Induction of labour is associated with a reduction in caesarean delivery, but the mechanism of action and which groups of women might benefit remain unknown.
To assess the association between induction of labour at 38–39 weeks pregnancy, and caesarean delivery: (i) overall; (ii) for slow progress in labour; and (iii) for suspected fetal compromise.
Material and methods
Retrospective observational study in two Sydney hospitals from 2009 to 2016, among nulliparous women with induction of labour at 38 or 39 completed weeks pregnancy and a singleton, cephalic presenting fetus. The comparator was all planned vaginal births beyond 39(+1/7) weeks, whether or not labour was induced. Binary and multinomial multiple logistic regressions adjusting for multiple confounders were performed.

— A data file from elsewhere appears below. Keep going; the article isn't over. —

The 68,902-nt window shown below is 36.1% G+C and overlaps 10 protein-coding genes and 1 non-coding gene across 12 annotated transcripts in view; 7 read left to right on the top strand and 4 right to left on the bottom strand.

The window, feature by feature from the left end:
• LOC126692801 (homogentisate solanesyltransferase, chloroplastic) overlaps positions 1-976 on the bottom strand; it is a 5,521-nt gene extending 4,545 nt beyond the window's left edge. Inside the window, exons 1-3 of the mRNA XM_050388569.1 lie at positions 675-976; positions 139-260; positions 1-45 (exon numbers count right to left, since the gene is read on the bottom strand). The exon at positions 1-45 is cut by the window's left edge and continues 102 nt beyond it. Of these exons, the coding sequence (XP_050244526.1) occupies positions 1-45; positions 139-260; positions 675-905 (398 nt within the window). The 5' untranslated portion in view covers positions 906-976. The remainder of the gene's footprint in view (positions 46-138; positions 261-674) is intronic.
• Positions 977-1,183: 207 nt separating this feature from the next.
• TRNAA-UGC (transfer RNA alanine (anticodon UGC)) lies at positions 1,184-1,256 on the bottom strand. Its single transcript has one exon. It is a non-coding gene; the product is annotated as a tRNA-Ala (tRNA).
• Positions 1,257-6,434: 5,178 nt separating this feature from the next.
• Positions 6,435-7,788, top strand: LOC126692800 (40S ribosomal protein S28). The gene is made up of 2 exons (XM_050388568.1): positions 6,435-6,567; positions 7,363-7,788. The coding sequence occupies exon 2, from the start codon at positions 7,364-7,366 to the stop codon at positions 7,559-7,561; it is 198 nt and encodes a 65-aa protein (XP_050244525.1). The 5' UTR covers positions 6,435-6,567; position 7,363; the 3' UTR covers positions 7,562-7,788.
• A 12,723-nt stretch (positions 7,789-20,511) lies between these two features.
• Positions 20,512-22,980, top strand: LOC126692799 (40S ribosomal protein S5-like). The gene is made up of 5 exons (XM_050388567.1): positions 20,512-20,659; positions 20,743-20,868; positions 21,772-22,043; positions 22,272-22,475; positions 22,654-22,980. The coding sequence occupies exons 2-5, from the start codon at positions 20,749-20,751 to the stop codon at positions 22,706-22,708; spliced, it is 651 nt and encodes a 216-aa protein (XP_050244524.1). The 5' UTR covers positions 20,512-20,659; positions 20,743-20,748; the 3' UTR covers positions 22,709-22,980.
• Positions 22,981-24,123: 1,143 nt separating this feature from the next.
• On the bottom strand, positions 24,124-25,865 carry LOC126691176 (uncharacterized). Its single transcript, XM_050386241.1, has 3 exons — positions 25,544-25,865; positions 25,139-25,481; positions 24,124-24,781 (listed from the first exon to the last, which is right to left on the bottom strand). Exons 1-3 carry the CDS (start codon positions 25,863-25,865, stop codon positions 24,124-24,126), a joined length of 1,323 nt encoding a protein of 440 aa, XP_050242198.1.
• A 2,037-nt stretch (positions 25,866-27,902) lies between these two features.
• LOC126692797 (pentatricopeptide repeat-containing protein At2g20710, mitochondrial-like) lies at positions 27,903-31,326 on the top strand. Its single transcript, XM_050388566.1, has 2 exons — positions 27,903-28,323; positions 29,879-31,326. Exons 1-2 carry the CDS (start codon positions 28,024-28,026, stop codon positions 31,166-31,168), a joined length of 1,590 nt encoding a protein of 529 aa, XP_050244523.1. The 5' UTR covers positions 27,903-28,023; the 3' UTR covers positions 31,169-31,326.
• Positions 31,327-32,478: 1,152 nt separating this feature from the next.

There were 2388 and 15 259 women in the study and comparison groups respectively. Induction of labour was associated with caesarean delivery overall only for women <25 years of age (adjusted odds ratio 1.63; 95% CI 1.17–2.27) and was not associated with caesarean delivery for slow progress. Induction of labour was positively associated with increased caesarean delivery for suspected fetal compromise among young women (<30 years), with the association weakening as maternal age increased. The association between induction of labour and caesarean delivery was different for slow progress compared with suspected compromise (P = 0.005). Conclusions Induction of labour has different effects on the likelihood of caesarean delivery for slow progress and for suspected fetal compromise. Women <30 years of age are at higher risk of caesarean delivery for suspected fetal compromise, potentially due to uterine hyperstimulation.